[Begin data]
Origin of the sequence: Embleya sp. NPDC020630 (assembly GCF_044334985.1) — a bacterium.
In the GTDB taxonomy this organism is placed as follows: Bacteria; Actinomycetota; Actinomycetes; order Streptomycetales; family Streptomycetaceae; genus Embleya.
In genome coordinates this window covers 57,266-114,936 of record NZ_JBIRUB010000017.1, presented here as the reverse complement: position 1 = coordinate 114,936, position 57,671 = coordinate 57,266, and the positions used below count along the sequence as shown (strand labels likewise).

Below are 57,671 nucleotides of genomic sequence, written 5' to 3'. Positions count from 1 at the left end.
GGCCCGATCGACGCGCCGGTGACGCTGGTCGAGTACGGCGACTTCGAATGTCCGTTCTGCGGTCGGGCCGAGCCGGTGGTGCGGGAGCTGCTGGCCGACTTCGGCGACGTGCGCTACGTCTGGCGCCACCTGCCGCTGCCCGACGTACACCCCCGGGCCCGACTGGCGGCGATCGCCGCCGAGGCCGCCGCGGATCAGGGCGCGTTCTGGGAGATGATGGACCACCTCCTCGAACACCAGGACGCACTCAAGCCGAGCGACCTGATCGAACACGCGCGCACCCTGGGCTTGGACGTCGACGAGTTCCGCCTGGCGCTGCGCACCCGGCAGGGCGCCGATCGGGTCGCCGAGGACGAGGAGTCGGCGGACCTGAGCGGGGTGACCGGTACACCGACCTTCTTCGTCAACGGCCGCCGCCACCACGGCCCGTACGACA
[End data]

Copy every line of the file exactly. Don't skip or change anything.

Origin of the sequence: Embleya sp. NPDC020630 (assembly GCF_044334985.1) — a bacterium.
In the GTDB taxonomy this organism is placed as follows: Bacteria; Actinomycetota; Actinomycetes; order Streptomycetales; family Streptomycetaceae; genus Embleya.
In genome coordinates this window covers 57,266-114,936 of record NZ_JBIRUB010000017.1, presented here as the reverse complement: position 1 = coordinate 114,936, position 57,671 = coordinate 57,266, and the positions used below count along the sequence as shown (strand labels likewise).

Below are 57,671 nucleotides of genomic sequence, written 5' to 3'. Positions count from 1 at the left end.
GGCCCGATCGACGCGCCGGTGACGCTGGTCGAGTACGGCGACTTCGAATGTCCGTTCTGCGGTCGGGCCGAGCCGGTGGTGCGGGAGCTGCTGGCCGACTTCGGCGACGTGCGCTACGTCTGGCGCCACCTGCCGCTGCCCGACGTACACCCCCGGGCCCGACTGGCGGCGATCGCCGCCGAGGCCGCCGCGGATCAGGGCGCGTTCTGGGAGATGATGGACCACCTCCTCGAACACCAGGACGCACTCAAGCCGAGCGACCTGATCGAACACGCGCGCACCCTGGGCTTGGACGTCGACGAGTTCCGCCTGGCGCTGCGCACCCGGCAGGGCGCCGATCGGGTCGCCGAGGACGAGGAGTCGGCGGACCTGAGCGGGGTGACCGGTACACCGACCTTCTTCGTCAACGGCCGCCGCCACCACGGCCCGTACGACA